• www.lincoln.ac.uk Great diversity of outcomes • The volunteers had a ‘village hall mentality’ but are now able to operate a modern and versatile public space so protecting a major public investment • The Forge Studios has provided free workspace to enable young entrepreneurs to establish and grow a business • The South Tyne Valley Railway is not only attracting additional visitors, contrary to regional tourism trends, but the many volunteers are more committed and lead more fulfilling lives • Village Agents in remote rural Cumbria are finding novel ways of delivering community service and especially support for disadvantaged groups including the elderly • Lakeland Eggs has enlisted a network of 50+ farmers into their supply chain, animal welfare standards are exemplary and employees are able to walk to their workplace
    • www.lincoln.ac.uk Great diversity of outcomes…cont’d • Growing Together in Cornwall has through a simple concept reinforced community cohesion, bolstered local food supply chains and promoted healthier lifestyles • Groombridge Hill farm in Kent is now defined by its new farm shop rather than the opposite and the LEADER experience has inspired new initiatives in renewable energy • Kent Lavender Growers have gained vital credibility as exporters to Continental markets • Farmers markets have been established in Shropshire schools so embedding the benefits of local food production into the minds of future consumers • Cumbria Woodlands has provided an essential translation service to overcome the language barriers between funding bodies and the forestry sector.
    • www.lincoln.ac.uk However… • Measurement of impact was restricted with a stronger focus on measuring spend • Under-represented groups remain a problem in some areas leading some LAGs to develop specifically funded projects to encourage their participation in rural development • There were difficulties interpreting specific measures and obtaining clarifications from RDAs and DEFRA (Hyder and ADAS, 2010) • External policy relationships determine the scope for local policy impact. In England, the removal of the regional layer of government changed the nature of policy networks and allowed more freedom at the local level. “LEADER exists to deliver the RDPE and its policy goals and targets” • Co-operation projects were less effective in England - Issues of perception and cost.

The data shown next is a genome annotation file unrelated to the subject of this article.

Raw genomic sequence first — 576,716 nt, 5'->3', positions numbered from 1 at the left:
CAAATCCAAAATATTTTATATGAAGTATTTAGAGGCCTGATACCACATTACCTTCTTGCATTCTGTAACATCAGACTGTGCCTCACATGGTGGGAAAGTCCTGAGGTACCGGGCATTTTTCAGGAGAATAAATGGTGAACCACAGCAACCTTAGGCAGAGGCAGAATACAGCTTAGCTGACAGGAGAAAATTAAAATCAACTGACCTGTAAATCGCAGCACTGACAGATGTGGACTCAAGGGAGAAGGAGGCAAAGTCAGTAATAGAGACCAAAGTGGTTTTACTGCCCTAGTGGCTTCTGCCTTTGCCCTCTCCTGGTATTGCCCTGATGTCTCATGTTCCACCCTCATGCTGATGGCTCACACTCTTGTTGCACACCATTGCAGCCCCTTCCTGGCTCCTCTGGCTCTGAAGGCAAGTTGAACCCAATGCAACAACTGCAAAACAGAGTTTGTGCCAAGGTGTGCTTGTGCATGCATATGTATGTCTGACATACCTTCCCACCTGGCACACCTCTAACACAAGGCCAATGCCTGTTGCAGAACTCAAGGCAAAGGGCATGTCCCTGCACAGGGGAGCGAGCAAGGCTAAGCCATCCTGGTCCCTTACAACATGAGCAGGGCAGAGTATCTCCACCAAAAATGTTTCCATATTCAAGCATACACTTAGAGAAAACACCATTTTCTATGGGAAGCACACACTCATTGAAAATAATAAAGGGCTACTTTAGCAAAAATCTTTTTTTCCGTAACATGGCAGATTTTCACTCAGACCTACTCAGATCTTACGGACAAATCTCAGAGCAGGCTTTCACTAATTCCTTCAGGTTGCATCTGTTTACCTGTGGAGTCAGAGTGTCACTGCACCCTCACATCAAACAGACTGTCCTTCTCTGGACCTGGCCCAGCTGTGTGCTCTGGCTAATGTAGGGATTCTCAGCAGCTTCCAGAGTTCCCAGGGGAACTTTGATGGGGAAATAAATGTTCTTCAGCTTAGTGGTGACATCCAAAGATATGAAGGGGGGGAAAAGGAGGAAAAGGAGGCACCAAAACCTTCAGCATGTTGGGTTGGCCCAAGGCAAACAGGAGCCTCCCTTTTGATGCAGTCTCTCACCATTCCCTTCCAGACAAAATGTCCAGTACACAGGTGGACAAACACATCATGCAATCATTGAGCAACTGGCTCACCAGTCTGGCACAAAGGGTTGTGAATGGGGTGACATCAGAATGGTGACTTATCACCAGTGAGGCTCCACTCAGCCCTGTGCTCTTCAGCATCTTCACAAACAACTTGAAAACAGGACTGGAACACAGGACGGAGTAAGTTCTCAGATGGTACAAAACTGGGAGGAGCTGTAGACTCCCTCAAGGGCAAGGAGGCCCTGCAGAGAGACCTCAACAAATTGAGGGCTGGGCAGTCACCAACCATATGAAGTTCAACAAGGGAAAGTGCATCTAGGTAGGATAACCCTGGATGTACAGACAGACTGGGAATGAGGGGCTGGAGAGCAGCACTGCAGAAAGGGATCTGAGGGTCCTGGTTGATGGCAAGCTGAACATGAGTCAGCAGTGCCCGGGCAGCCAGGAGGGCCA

• www.lincoln.ac.uk Opportunities identified by LAGs • Coverage could usefully include market towns that serve key functions for rural hinterlands. • Efficiency savings could be made from combining back-office functions, without losing the focus on local issues. • LAGs could benefit from a comprehensive set of good practice guidelines based on experience of the current programme…especially new LEADER groups. - These might include: recruiting members, handling bids, conducting meetings, contracting and monitoring • A clear emphasis should remain on the value of local groups applying good practice to meet local circumstances, and not seeking to create top-down uniformity. • Local self-evaluation throughout the process can be valuable
    • www.lincoln.ac.uk Concluding thoughts • The power-balance can be improved by greater communication and local participation in the pre-implementation stages. • Reporting and monitoring could be better aligned to LEADER objectives, not just economic measures. • The experiences from England highlight difficulties in terms of managing risk, matching local opportunities to pre-defined measures and dealing with bureaucracy throughout the process. • It also highlights real opportunities, however, as local actors have become increasingly capable at supporting applicants and developing approaches tailored to their local areas.
    • www.lincoln.ac.uk ► If its not risky – wouldn’t the private sector fund it anyway? Thank You….any questions? Dr Gary Bosworth, University of Lincoln gbosworth@lincoln.ac.uk 01522 835576